For our grandkids’ birthdays we might record and send a video of us singing to them so that they can see us on their special day. I have to say we are pretty daggy and unpolished as far as video performers go, but we’re real and our hearts are true.
And then sometimes have email messages like this sent to us….
We’ve always had silly songs for the grandkids and we’ll occasionally trot these out when we connect with them on Facetime. We like to think they enjoy the songs but we suspect that we misinterpret their expressions of wonder and joy for total dismay and disbelief.
Apologies to Conrad from Bye Bye Birdie for this treat:
We love you Poppy, oh yes we do,
We love you Poppy, and we’ll be true,
When you’re not near us, we’re blue,
Oh Poppy we love you.
Boop de boop.
My mother used to sing this one to me, my brother and my sister. Dave and I sing it now:
Once there was a little boy and his name was Jackson,
J-A-C-K-S-O-N, J-A-C-K-S-O-N, J-A-C-K-S-O-N,
And Jackson was his name – OH!
We’re not so good with sending things via the traditional postal method. When we were in London before Christmas I insisted that we buy Winter snowy style Christmas cards to send back to hot Summery Australia. It is really weird that in Australia, images sometimes depict a traditional northern hemisphere white Christmas, when in fact in Oz we spend Christmas holidays at the beach swimming and eating seafood and tropical fruits. So we bought cheesy cards from a Greenwich charity shop, took them over to Brussels with us, bought Belgian postage stamps ……… we still have those cards and the stamps with us now, in April. So often we fail on the follow-through though we always have the best of intentions.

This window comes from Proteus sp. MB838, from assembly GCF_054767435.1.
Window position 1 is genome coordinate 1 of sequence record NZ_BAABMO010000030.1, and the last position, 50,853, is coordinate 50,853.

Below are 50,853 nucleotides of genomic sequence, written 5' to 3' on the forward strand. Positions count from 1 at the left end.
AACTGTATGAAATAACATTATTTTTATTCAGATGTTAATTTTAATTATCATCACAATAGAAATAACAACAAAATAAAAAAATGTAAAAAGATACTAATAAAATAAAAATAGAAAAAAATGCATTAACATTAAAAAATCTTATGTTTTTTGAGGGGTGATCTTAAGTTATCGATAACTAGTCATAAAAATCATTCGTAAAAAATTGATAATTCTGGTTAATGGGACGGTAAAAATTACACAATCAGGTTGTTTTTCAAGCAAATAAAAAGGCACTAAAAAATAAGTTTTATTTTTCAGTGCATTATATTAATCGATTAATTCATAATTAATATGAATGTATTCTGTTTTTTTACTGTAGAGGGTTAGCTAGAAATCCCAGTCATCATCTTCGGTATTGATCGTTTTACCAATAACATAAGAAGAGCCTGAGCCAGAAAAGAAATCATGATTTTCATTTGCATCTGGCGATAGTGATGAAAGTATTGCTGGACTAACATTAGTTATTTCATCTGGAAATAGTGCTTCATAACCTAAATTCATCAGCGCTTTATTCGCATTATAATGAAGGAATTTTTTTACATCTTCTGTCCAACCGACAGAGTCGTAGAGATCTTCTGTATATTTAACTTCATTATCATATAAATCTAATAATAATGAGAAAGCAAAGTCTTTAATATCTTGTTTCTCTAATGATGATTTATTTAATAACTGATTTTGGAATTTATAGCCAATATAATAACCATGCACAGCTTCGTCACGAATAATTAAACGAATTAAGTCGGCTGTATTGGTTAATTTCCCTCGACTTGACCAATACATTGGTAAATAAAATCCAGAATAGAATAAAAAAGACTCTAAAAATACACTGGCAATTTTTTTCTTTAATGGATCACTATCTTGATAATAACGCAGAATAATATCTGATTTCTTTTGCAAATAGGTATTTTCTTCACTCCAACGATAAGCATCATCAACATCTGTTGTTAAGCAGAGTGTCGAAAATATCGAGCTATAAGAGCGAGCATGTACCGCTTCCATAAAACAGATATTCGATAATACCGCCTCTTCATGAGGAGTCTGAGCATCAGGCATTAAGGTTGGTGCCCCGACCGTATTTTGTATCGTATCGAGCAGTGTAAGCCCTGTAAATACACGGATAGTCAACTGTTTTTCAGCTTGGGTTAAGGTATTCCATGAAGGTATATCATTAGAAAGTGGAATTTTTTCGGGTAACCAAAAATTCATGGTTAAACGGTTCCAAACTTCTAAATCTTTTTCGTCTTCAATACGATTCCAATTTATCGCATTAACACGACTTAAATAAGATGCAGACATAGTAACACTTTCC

Speaking of post, I want to share something we learned in Edinburgh back in December about postal communication, all those red Royal Mail boxes you see scattered around the UK have letters, called the “Royal Cypher”, signifying the sitting monarch of the time the post box was installed.
So for example, there are boxes with ERII for the current British queen, then there is VR for Victoria, ER VII for Edward 7th, GR for George and so on. The “R” stands for Rex, Latin for king; or Regina meaning queen in Latin. Who would’ve thought? Well you’d probably know it if you are British.
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This Post Has 4 Comments
I so love reading your ramblings. I think your grandchildren are very lucky to have such wonderful, funny and entertaining grandparents. Please keep writing I have learnt a lot about customs in France from you
Thanks Susan for your lovely words, I’m so glad you like to follow along. We can’t wait to see our grandkids again in just a few short weeks.
I enjoyed this post a lot. Like you two, we are almost constantly away from our families and friends and keeping in touch with them is important to us. We use all the methods you describe and find that Skype works the best for us. Most of the folks we know are Skype savvy and it works on our smartphones too. We also encourage visits and even pick lodgings that give us the flexibility to have visitors. Then we get to show them around the new place that we have discovered, which is really fun!
Hi Neil, thanks so much for taking the time to leave great comments, I’m glad you enjoyed the post. It is lovely to have visitors when traveling away from home yet we’ve only managed that once so far. 🙂